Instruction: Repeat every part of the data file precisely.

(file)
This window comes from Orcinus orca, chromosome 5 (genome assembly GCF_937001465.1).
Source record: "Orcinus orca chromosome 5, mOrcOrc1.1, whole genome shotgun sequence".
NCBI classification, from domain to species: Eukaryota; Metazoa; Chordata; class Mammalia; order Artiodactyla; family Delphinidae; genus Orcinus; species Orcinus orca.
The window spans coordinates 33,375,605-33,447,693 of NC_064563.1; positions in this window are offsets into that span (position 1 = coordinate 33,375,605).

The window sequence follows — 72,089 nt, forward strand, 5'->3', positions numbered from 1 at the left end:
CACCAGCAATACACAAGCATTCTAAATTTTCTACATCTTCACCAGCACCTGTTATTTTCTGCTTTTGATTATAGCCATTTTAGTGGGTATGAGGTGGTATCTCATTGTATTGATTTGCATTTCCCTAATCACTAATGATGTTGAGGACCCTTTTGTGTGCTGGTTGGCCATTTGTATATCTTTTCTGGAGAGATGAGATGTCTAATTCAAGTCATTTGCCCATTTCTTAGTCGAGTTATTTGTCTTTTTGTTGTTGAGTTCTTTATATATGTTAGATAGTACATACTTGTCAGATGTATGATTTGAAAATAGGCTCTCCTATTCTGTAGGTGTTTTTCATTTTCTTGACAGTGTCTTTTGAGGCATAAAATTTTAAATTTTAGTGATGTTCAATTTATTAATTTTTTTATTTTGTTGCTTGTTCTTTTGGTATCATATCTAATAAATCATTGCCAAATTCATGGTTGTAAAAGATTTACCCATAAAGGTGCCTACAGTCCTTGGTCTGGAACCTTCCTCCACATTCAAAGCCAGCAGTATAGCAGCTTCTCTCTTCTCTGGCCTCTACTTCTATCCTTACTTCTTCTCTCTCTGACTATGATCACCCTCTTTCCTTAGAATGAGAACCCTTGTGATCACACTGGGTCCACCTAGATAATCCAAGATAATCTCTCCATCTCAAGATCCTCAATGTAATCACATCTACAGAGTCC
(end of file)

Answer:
This window comes from Orcinus orca, chromosome 5 (genome assembly GCF_937001465.1).
Source record: "Orcinus orca chromosome 5, mOrcOrc1.1, whole genome shotgun sequence".
NCBI classification, from domain to species: Eukaryota; Metazoa; Chordata; class Mammalia; order Artiodactyla; family Delphinidae; genus Orcinus; species Orcinus orca.
The window spans coordinates 33,375,605-33,447,693 of NC_064563.1; positions in this window are offsets into that span (position 1 = coordinate 33,375,605).

The window sequence follows — 72,089 nt, forward strand, 5'->3', positions numbered from 1 at the left end:
CACCAGCAATACACAAGCATTCTAAATTTTCTACATCTTCACCAGCACCTGTTATTTTCTGCTTTTGATTATAGCCATTTTAGTGGGTATGAGGTGGTATCTCATTGTATTGATTTGCATTTCCCTAATCACTAATGATGTTGAGGACCCTTTTGTGTGCTGGTTGGCCATTTGTATATCTTTTCTGGAGAGATGAGATGTCTAATTCAAGTCATTTGCCCATTTCTTAGTCGAGTTATTTGTCTTTTTGTTGTTGAGTTCTTTATATATGTTAGATAGTACATACTTGTCAGATGTATGATTTGAAAATAGGCTCTCCTATTCTGTAGGTGTTTTTCATTTTCTTGACAGTGTCTTTTGAGGCATAAAATTTTAAATTTTAGTGATGTTCAATTTATTAATTTTTTTATTTTGTTGCTTGTTCTTTTGGTATCATATCTAATAAATCATTGCCAAATTCATGGTTGTAAAAGATTTACCCATAAAGGTGCCTACAGTCCTTGGTCTGGAACCTTCCTCCACATTCAAAGCCAGCAGTATAGCAGCTTCTCTCTTCTCTGGCCTCTACTTCTATCCTTACTTCTTCTCTCTCTGACTATGATCACCCTCTTTCCTTAGAATGAGAACCCTTGTGATCACACTGGGTCCACCTAGATAATCCAAGATAATCTCTCCATCTCAAGATCCTCAATGTAATCACATCTACAGAGTCC